When is Icing, Art?

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When does Cake become Edible Art?

Is there a point when Buttercream becomes an artistic medium?

YES.

Creation is intent. Simple as that.  

If you have taken something, anything, and used it to express an idea, an emotion or message, you have created.

This has been on my mind for a while, so let's break down the Art of Caking..

Cake Decorating and Cake Artistry

Is there a difference? I would say yes there is, and I don't think it's about skill, I think it again comes back to intent.

Say you've baked a cake, and when it comes to putting on the icing, you follow the instructions, or guidance you've been given.  You have decorated a cake.

If however, you decide to personalise your cake by adding some lollies or something that the recipient would just love, that's where the art comes in. Creation. You have taken something, and used it in a way to express an emotion, in this case, your regard for the recipient. You are a Cake Artist.

"But I have no training, or skill, I'm not an Artist!!".  Art has never been, and should never be, about skill over expression.  Hold onto that.

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But it's 'just Buttercream'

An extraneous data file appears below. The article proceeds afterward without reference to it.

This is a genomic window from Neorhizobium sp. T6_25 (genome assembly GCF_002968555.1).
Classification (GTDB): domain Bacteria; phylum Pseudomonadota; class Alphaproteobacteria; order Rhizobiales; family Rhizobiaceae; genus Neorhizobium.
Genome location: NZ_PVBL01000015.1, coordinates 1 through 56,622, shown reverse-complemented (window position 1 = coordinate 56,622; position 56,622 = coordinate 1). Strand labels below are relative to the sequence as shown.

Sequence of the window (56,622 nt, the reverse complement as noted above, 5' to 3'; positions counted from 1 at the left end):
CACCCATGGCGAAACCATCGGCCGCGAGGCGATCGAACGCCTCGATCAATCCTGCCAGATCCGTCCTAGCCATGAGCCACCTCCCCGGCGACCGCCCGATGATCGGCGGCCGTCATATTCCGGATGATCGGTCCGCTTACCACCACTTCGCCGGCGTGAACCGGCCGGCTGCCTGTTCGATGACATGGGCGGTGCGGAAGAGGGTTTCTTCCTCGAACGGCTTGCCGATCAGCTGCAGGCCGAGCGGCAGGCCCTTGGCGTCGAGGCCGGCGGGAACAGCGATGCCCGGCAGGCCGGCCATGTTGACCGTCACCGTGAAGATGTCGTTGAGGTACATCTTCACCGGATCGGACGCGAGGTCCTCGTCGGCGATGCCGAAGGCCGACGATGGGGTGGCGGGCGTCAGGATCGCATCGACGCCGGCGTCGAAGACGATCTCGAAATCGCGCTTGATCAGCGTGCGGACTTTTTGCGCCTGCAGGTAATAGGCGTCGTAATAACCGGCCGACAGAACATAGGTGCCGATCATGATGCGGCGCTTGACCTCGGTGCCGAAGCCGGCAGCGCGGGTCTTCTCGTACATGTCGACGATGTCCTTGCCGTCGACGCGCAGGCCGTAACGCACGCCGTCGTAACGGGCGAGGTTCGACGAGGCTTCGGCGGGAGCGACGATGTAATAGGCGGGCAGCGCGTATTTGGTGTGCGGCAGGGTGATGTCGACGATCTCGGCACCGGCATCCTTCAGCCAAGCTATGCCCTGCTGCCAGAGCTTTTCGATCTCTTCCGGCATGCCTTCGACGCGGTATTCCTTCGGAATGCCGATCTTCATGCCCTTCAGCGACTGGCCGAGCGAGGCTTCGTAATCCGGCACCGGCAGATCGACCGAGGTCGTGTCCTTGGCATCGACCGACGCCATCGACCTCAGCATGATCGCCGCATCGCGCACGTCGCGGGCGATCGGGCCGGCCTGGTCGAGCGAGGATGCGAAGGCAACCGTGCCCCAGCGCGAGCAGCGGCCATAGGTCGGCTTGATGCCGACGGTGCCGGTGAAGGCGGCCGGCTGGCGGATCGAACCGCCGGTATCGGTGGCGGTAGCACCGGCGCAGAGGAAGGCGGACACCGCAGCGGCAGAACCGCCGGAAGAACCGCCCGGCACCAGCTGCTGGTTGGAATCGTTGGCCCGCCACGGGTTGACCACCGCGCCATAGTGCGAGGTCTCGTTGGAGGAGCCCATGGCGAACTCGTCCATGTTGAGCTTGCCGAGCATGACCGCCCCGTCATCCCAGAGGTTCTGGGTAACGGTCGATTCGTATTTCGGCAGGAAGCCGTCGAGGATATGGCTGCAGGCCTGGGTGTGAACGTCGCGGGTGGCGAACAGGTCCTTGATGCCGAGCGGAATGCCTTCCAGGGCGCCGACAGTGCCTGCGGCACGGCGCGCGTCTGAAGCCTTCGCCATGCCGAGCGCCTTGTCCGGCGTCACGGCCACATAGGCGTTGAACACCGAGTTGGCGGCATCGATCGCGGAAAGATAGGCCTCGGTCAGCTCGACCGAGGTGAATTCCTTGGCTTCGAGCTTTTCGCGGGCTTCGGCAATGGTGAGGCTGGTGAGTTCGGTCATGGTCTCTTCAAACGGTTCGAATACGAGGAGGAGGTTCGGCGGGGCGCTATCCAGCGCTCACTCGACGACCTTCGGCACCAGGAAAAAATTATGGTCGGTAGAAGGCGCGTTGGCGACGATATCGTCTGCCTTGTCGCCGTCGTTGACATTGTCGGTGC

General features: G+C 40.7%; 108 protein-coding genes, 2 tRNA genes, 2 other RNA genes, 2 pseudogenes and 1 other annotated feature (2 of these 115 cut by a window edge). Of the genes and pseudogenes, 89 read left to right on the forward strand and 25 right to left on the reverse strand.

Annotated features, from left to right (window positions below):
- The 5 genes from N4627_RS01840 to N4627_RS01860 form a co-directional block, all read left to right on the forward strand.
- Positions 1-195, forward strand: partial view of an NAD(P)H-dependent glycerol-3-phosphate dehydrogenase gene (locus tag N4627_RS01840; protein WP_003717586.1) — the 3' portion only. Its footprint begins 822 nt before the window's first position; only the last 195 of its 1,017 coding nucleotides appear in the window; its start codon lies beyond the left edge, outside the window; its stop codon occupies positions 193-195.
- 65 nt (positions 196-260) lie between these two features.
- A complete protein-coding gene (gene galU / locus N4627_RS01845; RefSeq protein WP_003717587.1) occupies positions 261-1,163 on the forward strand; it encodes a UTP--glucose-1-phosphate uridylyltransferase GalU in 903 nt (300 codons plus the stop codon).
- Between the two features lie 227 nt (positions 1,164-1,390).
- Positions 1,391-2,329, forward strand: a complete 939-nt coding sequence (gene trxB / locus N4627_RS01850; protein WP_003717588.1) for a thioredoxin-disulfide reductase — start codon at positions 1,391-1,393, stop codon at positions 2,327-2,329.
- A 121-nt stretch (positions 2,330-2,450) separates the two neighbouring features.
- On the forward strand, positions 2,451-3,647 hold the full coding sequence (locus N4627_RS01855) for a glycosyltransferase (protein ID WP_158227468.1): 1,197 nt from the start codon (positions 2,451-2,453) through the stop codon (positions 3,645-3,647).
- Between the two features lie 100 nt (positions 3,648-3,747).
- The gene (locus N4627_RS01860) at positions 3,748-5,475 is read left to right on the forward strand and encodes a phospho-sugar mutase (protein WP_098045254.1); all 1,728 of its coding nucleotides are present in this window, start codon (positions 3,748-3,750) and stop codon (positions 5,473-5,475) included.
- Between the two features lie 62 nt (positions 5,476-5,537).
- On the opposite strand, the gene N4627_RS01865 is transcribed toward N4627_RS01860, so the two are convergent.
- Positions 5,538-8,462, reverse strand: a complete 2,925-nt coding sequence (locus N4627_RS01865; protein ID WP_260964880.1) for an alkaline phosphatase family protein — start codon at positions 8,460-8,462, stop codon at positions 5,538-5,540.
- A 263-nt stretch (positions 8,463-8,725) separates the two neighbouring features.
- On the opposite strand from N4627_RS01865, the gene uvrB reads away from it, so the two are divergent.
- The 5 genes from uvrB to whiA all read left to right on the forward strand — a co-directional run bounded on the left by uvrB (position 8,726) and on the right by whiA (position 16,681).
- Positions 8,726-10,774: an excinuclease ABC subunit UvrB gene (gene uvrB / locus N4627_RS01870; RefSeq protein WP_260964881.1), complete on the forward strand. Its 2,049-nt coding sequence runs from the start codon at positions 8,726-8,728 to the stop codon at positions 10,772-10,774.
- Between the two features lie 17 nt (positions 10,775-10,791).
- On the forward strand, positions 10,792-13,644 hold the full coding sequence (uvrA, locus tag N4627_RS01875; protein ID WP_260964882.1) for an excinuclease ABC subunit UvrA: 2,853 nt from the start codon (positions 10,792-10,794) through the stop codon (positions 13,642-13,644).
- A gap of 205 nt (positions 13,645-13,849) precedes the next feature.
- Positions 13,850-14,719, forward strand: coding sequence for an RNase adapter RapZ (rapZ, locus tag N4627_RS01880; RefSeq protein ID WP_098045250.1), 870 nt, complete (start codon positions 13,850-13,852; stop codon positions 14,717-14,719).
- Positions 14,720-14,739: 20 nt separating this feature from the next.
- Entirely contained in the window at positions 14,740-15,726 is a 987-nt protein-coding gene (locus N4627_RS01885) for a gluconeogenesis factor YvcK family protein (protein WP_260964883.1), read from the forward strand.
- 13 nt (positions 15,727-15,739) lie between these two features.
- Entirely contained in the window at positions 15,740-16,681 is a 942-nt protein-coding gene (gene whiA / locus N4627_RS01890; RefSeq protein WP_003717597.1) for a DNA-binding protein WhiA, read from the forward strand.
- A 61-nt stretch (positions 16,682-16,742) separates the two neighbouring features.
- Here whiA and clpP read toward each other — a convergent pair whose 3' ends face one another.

I have actually had someone say this, directly to me, about my cakes.  Why not give me a nice paper cut, and pour lemon juice on it! (Princess Bride reference for the fans of awesome movies ? )

It's not "just" Buttercream.  It's the medium in which I choose to express myself.  It's what I use to create art, create memories, drown sorrows, and share my life. There's nothing "just" about that.

You may have noticed that I always capitalise Buttercream, even when when not grammatically accurate.  That's because to me Buttercream is important, really important.

I understand that fondant has been, and will rightly so continue to be, a beautiful and flexible design medium.  Just because it covers Buttercream or ganache doesn't make it superior.  Afterall, fondant couldn't stay on a cake without something to help it ?

So how much should we expect to pay for Art?

Whatever the Artist is charging. Simple. If their price doesn't match what you want to pay, don't buy from them. Simple.

We are constantly told to barter with merchants, put the screws to them, and get the best deal.  Please, please, believe that that doesn't apply to custom work, or Art.  The person selling washing machines (probably) didn't build it, so they won't take it to heart when you tell them it's not worth the price.

So how do I become a better Artist?

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Skill can be taught, emotion needs to be felt.

Look around you, really look.  

Look at the flowers in your garden, or even the weeds at the bus stop.  Look at the way the light hits the trees first thing in the morning, or at dusk.  

Feel the sun on your face, the wind in your hair.

Appreciate the extraordinary and the mundane.  Feel it, and create.

Viva La Buttercream xx